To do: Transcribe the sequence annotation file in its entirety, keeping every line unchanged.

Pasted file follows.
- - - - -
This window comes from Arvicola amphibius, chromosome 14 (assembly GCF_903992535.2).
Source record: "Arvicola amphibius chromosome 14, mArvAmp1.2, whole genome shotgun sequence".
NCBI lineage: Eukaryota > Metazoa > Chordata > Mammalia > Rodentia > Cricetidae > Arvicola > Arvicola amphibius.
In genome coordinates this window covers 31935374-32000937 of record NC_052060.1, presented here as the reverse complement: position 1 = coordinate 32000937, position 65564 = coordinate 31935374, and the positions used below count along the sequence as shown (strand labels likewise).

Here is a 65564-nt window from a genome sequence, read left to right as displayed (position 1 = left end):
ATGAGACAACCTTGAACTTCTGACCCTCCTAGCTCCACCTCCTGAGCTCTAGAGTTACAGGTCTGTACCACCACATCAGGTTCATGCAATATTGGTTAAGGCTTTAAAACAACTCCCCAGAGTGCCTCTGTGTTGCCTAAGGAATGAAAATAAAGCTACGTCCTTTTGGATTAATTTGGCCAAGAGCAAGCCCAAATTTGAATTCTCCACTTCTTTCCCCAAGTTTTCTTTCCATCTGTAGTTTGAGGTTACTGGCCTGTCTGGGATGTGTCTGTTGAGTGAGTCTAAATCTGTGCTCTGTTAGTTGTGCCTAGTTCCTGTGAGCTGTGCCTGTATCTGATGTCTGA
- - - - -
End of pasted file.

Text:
This window comes from Arvicola amphibius, chromosome 14 (assembly GCF_903992535.2).
Source record: "Arvicola amphibius chromosome 14, mArvAmp1.2, whole genome shotgun sequence".
NCBI lineage: Eukaryota > Metazoa > Chordata > Mammalia > Rodentia > Cricetidae > Arvicola > Arvicola amphibius.
In genome coordinates this window covers 31935374-32000937 of record NC_052060.1, presented here as the reverse complement: position 1 = coordinate 32000937, position 65564 = coordinate 31935374, and the positions used below count along the sequence as shown (strand labels likewise).

Here is a 65564-nt window from a genome sequence, read left to right as displayed (position 1 = left end):
ATGAGACAACCTTGAACTTCTGACCCTCCTAGCTCCACCTCCTGAGCTCTAGAGTTACAGGTCTGTACCACCACATCAGGTTCATGCAATATTGGTTAAGGCTTTAAAACAACTCCCCAGAGTGCCTCTGTGTTGCCTAAGGAATGAAAATAAAGCTACGTCCTTTTGGATTAATTTGGCCAAGAGCAAGCCCAAATTTGAATTCTCCACTTCTTTCCCCAAGTTTTCTTTCCATCTGTAGTTTGAGGTTACTGGCCTGTCTGGGATGTGTCTGTTGAGTGAGTCTAAATCTGTGCTCTGTTAGTTGTGCCTAGTTCCTGTGAGCTGTGCCTGTATCTGATGTCTGA